Half a mile of powerline…

Drew WeberBird Sightings, Migration1 Comment

was all we needed to find 22 species of warblers. Located in Dauphin County along Stony Creek Road, the ‘back’ powerline cut can be a hotspot for warbler migration when the conditions are right. They were right this morning as we discovered soon after arriving there. The Blue-winged Warblers that are common here were bee-buzzing away as we walked down towards the creek. Yellow-rumped Warblers were also everywhere. Soon we had added Common Yellowthroat, Northern Parula, Black-throated Green, Nashville, Magnolia and Black-and-white Warblers to the list. A Louisiana Waterthrush singing by the creek brought us up to 9 warblers for the day.

On our walk back up from the creek we heard a different buzzy call. A Golden-winged Warbler! It played hard to get for a while, but we managed to get some good looks, confirming that it was indeed a real Golden-winged Warbler and not a hybrid. We added Ovenbird, Palm and Blackburnian Warblers to our list.


Blackburnian Warbler

Back up at the road we saw Yellow and Black-throated Blue Warblers and were looking at yet another Blue-winged Warbler when we heard some strange squawking. A Yellow-breasted Chat was singing off to the side. Sixteen warbler species and we had only walked a 200 ft stretch of the powerline cut.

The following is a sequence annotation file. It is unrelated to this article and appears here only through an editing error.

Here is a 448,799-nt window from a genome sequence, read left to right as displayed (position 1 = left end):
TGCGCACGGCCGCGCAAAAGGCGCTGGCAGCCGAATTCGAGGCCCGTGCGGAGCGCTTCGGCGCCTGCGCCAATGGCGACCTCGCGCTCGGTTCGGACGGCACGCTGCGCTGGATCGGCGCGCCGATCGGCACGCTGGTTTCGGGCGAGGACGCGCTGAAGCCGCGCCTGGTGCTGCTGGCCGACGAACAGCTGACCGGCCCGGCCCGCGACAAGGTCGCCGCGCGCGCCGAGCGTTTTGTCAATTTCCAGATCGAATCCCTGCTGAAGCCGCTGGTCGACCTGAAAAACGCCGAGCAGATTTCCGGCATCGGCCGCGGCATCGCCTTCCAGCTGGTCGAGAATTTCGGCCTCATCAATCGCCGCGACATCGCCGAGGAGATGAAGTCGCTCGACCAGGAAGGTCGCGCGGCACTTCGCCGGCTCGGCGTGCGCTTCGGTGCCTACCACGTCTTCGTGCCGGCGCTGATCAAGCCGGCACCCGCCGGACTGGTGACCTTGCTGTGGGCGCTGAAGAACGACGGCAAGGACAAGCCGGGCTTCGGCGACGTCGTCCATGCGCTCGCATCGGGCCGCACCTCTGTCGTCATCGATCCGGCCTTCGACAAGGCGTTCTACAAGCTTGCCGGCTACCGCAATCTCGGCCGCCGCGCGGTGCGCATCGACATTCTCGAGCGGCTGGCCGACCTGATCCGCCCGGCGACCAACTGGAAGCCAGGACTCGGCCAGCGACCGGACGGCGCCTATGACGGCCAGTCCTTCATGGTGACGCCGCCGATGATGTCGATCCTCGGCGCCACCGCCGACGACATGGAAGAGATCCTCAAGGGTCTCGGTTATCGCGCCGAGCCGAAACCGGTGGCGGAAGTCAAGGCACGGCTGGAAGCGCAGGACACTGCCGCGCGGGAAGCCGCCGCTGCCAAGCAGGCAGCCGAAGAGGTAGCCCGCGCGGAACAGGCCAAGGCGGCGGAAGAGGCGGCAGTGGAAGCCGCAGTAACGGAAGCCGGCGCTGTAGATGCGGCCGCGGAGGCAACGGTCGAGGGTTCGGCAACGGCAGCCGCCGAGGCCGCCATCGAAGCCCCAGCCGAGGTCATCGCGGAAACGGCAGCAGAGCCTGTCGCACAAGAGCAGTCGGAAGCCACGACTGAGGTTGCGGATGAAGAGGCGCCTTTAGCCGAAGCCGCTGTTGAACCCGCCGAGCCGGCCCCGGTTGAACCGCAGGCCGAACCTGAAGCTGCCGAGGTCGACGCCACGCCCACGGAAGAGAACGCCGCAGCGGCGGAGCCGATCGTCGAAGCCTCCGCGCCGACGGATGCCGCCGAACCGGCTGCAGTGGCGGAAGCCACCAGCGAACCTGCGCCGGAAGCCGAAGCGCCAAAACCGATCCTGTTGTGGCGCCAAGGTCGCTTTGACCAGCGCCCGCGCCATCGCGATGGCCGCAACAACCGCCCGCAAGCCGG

Yellow-breasted Chat

We hiked up about half a mile, seeing lots more Blue-winged Warblers as well as our first American Redstarts, Chestnut-sided, Hooded, and Worm-eating Warblers. We broke the twenty warbler mark.
On our way back down to our cars we really hit the jackpot. Warblers were flitting back in forth in the tops of the trees and crossing the powerline cut. I got my first real taste of warbler neck for the year as birds were all really high up. All the species we had seen earlier where represented here, most in higher numbers than before. We stayed for quite a while, sometimes able to scan through the trees with our binoculars because the warblers were so thick. Here I picked up my first Bay-breasted Warbler and Cape May Warbler of the year.


Indigo Bunting

The last two warblers of the day were picked up at different locations to give us 24 for the day. An overgrown orchard provided us with several Prairie Warblers and we heard several Cerulean Warblers singing on the top of nearby Peter’s Mountain.
Other interesting migrants were Yellow-billed Cuckoo, Great-crested Flycatcher, Pine Siskin, lots of Indigo Buntings, Scarlet Tanagers and Rose-breasted Grosbeaks.


Great Crested Flycatcher